Alkali-ion conducting ceramic membranes comprising NaSICON materials, especially of the type described herein, have low or negligible electronic conductivity, and as such aid in virtually eliminating the occurrence of any galvanic reactions when the applied potential or current is removed. Certain NaSICON analogs according to the present invention have very mobile cations, including, but not limited to lithium, sodium, and potassium ions, that provide high ionic conductivity, low electronic conductivity and comparatively high corrosion resistance.

The sodium-ion conducting ceramic materials referred herein for use in electrolytic cells can be used successfully in the formation of sodium alkoxides from the electrolysis of aqueous sodium salt solutions, including, but not limited to, such solutions as sodium carbonate, sodium nitrate, sodium phosphate, sodium hypochlorite, sodium chloride, sodium perchlorate, and sodium organic salts.

One alkali-ion conducting ceramic solid electrolyte or alkali-ion conducting ceramic membrane 8 is an electronic insulator and an excellent ionic conductor. The Na1+xZr2SixP3−xO12 (where 0≦x≦3) composition is the best known member of a large family of sodium-ion conducting ceramic solid electrolyte materials that have been extensively studied. The structure has hexagonal arrangement and remains stable through a wide variation in atomic parameters as well in the number of extra occupancies or vacancies.

One of ordinary skill in the art would understand that a number of ceramic powder processing methods are known for processing of the alkali-ion conducting ceramic solid electrolyte materials such as high temperature solid-state reaction processes, co-precipitation processes, hydrothermal processes, or sol-gel processes. In some embodiments of the present invention it may be advantageous to synthesize the alkali-ion conducting ceramic solid electrolyte materials by high temperature solid-state reaction processes. Specifically, ceramic the processing of Na1+xZr2SixP3−xO12 (where 0≦x≦3) and Na5RESi4O12 NaSICON compositions (where RE is either Yttrium or a rare earth element) may proceed as follows. Alkali-ion conducting ceramic membranes may be systematically synthesized by solid-state oxide mixing techniques. A mixture of the starting precursors may be mixed in methanol in polyethylene jars, and the mixed precursor oxides are dried at 60° C. to evolve the solvent. The dried powder or material may be calcined at 800° C., to form the required composition, followed by wet ball milled with zirconium oxide media (or another media known to one of ordinary skill in the art) to achieve the prerequisite particle size distribution. One of ordinary skill in the art would understand that a number of polymers are known for processing with ceramic powders such as those set forth above as prerequisite for preparing a green-form, and that a number of conventional ceramic fabrication processing methods are known for processing ceramic membranes such as those set forth above in a green-form. Green-form membranes at 0.60 to 2.5 inch diameter sizes may be pressed by compaction in a die and punch assembly and then sintered in air at temperatures between 1100° C. and 1200° C. to make dense alkali-ion conducting ceramic membranes. XRD analysis of the alkali-ion conducting ceramic membranes may be performed to identify the NaSICON composition crystal structure and phase purity. Stoichiometric and non-stoichiometric compositions of the Na1+xZr2SixP3−xO12 type formula (where 0≦x≦3) are one type of alkali-ion conducting ceramic membrane 8 produced in this manner. Non-stoichiometric in this instance means un-equivalent substitution of Zr, Si, and/or P in the formula. The stability or resistance to corrosive media of the alkali-ion conducting ceramic membrane 8 materials described herein may be enhanced by chemistry variation

The alkali-ion conducting ceramic membrane 8 may have flat plate geometry, tubular geometry, or supported geometry. The solid membrane 8 may be sandwiched between two pockets, made of a chemically-resistant HDPE plastic and sealed, by compression loading using a suitable gasket or o-ring, such as an EPDM (ethylene propylene diene monomer) rubber gaskets or o-ring.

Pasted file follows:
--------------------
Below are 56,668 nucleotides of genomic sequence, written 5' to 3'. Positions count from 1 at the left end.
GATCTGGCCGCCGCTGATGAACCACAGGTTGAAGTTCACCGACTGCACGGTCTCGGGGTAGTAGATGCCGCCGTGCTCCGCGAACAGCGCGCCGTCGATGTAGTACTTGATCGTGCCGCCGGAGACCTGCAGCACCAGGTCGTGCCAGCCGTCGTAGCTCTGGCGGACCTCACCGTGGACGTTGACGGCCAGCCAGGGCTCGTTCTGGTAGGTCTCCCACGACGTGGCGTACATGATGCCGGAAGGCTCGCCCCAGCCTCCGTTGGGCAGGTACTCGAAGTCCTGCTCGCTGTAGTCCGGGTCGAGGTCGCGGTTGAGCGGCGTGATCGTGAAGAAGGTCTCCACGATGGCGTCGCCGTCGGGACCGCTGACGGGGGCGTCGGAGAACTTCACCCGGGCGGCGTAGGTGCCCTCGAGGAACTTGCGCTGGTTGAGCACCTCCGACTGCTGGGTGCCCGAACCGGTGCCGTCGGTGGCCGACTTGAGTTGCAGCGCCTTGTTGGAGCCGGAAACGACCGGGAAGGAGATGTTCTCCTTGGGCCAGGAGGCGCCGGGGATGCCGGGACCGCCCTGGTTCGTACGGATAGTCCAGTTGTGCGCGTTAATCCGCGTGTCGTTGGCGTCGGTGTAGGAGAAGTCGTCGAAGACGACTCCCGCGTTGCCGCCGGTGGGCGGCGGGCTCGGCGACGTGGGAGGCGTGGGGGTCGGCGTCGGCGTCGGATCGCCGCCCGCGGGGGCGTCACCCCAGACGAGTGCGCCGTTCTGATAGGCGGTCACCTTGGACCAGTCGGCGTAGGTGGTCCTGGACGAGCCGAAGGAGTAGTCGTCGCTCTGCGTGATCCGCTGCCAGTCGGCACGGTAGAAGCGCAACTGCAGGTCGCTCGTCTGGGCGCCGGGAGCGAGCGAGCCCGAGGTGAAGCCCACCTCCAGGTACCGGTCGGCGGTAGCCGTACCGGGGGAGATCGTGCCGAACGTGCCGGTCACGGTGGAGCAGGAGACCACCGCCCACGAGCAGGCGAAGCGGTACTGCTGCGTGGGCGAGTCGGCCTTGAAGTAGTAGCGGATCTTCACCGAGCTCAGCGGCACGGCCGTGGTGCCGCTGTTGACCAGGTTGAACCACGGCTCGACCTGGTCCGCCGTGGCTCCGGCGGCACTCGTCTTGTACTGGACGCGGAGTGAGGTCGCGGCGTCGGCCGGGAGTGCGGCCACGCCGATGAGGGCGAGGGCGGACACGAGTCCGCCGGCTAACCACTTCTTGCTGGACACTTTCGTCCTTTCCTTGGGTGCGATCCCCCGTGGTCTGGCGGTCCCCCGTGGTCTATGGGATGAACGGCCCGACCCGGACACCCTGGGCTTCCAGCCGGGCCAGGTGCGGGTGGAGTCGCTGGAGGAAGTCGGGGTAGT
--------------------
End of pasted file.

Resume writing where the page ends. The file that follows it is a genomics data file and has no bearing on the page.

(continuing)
The phrase “significantly impermeable to water”, as used herein, means that a small amount of water may pass through the membrane 8, but that the amount that passes through is not of a quantity to diminish the usefulness of the sodium methoxide solution product. The phrase “essentially impermeable to water”, as used herein, means that no water passes through or that if water passes through the membrane 8, its passage is so limited so as to be undetectable by conventional means. The words “significantly” and “essentially” are used similarly as intensifiers in other places within this specification.

The NaSICON materials or modified NaSICON materials referred herein are useful, for example, as sodium-ion conducting ceramic membranes in electrolytic cells. In one embodiment, the method for the production of sodium methoxide in methanol comprises introducing a solution of sodium methoxide in methanol into a catholyte compartment of an electrolytic cell, introducing an aqueous solution comprising one or more sodium salts into an anolyte compartment of the electrolytic cell, wherein the anolyte compartment and the catholyte compartment of the electrolytic cell are separated by a ceramic membrane 8 comprising NaSICON, applying electric potential across the electrolytic cell to selectively transport sodium ions from the anolyte compartment to the catholyte compartment where the sodium ions react with the methanol to form sodium methoxide in the catholyte compartment of the electrolytic cell, and wherein the composition of the solution of sodium methoxide in methanol in the catholyte compartment of the electrolytic cell comprises between at least about 2% by weight sodium methoxide and at most about 20% by weight sodium methoxide. In a further embodiment, the method comprises separation of the anolyte compartment and the catholyte compartment of the electrolytic cell by a ceramic membrane 8 comprising NaSICON, and a composition of the solution of sodium methoxide in methanol in the catholyte compartment of the electrolytic cell comprising between at least about 3% by weight sodium methoxide and at most about 15% by weight sodium methoxide. In a further embodiment, the method comprises separation of the anolyte compartment and the catholyte compartment of the electrolytic cell by a ceramic membrane 8 comprising NaSICON, and a composition of the solution of sodium methoxide in methanol in the catholyte compartment of the electrolytic cell comprising between at least about 5% by weight sodium methoxide and at most about 13% by weight sodium methoxide.